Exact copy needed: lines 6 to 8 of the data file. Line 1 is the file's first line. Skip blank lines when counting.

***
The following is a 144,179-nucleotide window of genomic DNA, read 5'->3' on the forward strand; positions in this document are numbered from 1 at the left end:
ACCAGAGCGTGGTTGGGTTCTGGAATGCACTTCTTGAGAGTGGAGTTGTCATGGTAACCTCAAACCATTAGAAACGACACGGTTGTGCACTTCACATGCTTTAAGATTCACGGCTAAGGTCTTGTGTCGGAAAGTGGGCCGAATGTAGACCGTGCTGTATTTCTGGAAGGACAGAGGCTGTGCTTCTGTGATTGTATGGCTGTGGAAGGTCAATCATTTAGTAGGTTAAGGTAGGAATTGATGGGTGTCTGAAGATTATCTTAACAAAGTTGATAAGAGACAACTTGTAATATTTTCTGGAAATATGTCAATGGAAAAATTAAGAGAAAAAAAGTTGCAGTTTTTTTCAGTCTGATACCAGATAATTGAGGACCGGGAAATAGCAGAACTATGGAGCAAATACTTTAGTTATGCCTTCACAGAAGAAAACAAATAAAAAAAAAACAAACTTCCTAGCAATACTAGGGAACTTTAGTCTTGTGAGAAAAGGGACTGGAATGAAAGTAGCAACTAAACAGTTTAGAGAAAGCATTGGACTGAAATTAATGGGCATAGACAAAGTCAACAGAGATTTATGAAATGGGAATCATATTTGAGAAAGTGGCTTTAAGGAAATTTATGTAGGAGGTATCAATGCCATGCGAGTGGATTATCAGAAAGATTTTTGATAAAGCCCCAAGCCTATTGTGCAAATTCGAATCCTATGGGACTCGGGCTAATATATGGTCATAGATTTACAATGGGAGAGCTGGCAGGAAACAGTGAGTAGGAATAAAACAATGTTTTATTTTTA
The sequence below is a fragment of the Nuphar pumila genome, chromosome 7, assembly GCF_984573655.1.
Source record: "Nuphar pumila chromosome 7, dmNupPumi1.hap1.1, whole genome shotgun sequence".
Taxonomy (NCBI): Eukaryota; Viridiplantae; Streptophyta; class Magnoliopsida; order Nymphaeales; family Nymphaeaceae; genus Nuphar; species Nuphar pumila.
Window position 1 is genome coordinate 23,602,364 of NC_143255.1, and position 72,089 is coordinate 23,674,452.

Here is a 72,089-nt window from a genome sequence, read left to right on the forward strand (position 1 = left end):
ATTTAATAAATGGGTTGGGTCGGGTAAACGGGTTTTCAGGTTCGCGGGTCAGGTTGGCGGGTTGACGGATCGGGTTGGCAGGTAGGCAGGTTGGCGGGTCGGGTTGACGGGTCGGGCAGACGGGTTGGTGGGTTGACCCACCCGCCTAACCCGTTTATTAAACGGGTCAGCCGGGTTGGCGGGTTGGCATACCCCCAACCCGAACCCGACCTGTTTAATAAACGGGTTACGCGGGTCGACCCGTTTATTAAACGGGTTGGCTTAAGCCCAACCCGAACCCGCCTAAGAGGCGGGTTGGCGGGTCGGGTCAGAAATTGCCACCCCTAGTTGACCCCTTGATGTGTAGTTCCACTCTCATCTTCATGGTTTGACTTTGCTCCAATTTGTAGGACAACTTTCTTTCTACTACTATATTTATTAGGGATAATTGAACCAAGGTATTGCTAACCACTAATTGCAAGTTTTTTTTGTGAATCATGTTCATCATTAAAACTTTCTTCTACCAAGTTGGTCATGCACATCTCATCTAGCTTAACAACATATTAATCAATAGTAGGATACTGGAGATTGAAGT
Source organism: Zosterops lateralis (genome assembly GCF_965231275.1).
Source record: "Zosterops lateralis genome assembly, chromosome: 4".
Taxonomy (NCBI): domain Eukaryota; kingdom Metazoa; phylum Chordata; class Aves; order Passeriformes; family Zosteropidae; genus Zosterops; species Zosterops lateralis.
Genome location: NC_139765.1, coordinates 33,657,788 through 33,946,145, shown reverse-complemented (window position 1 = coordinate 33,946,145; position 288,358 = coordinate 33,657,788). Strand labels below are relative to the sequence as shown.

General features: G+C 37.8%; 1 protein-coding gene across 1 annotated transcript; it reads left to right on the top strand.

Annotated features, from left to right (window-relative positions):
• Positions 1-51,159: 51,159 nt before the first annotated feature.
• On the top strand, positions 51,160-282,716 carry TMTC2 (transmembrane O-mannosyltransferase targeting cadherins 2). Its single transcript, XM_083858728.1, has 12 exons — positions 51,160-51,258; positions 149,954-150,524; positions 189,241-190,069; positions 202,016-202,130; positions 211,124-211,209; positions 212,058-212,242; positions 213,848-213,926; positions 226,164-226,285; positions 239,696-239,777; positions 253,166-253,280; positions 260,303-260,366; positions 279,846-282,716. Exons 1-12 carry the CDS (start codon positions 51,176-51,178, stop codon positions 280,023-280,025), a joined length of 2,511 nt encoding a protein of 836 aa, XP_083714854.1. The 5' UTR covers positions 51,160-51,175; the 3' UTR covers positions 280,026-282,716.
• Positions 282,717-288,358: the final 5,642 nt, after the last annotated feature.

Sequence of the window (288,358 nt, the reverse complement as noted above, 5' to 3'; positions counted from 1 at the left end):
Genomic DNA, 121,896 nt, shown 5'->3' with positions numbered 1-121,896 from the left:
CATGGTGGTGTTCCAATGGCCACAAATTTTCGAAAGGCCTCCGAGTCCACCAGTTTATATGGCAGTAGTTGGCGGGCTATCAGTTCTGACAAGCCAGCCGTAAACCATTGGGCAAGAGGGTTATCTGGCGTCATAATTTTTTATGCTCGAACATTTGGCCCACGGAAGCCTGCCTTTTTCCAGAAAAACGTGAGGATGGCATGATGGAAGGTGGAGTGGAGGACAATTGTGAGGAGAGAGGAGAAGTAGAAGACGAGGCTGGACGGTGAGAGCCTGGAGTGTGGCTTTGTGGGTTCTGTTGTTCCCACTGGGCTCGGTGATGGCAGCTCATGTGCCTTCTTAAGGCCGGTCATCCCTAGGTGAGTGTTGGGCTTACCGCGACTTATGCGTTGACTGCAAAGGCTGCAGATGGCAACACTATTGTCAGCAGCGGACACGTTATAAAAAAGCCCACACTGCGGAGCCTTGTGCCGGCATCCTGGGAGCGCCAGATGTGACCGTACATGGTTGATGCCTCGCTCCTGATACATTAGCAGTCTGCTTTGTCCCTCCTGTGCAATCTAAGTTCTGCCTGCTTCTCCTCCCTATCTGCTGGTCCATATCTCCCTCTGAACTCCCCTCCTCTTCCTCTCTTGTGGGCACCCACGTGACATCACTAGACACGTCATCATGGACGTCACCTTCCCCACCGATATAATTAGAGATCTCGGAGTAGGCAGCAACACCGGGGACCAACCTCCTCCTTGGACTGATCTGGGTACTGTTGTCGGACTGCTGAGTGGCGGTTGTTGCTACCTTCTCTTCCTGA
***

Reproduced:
Window position 1 is genome coordinate 23,602,364 of NC_143255.1, and position 72,089 is coordinate 23,674,452.

Here is a 72,089-nt window from a genome sequence, read left to right on the forward strand (position 1 = left end):
ATTTAATAAATGGGTTGGGTCGGGTAAACGGGTTTTCAGGTTCGCGGGTCAGGTTGGCGGGTTGACGGATCGGGTTGGCAGGTAGGCAGGTTGGCGGGTCGGGTTGACGGGTCGGGCAGACGGGTTGGTGGGTTGACCCACCCGCCTAACCCGTTTATTAAACGGGTCAGCCGGGTTGGCGGGTTGGCATACCCCCAACCCGAACCCGACCTGTTTAATAAACGGGTTACGCGGGTCGACCCGTTTATTAAACGGGTTGGCTTAAGCCCAACCCGAACCCGCCTAAGAGGCGGGTTGGCGGGTCGGGTCAGAAATTGCCACCCCTAGTTGACCCCTTGATGTGTAGTTCCACTCTCATCTTCATGGTTTGACTTTGCTCCAATTTGTAGGACAACTTTCTTTCTACTACTATATTTATTAGGGATAATTGAACCAAGGTATTGCTAACCACTAATTGCAAGTTTTTTTTGTGAATCATGTTCATCATTAAAACTTTCTTCTACCAAGTTGGTCATGCACATCTCATCTAGCTTAACAACATATTAATCAATAGTAGGATACTGGAGATTGAAGT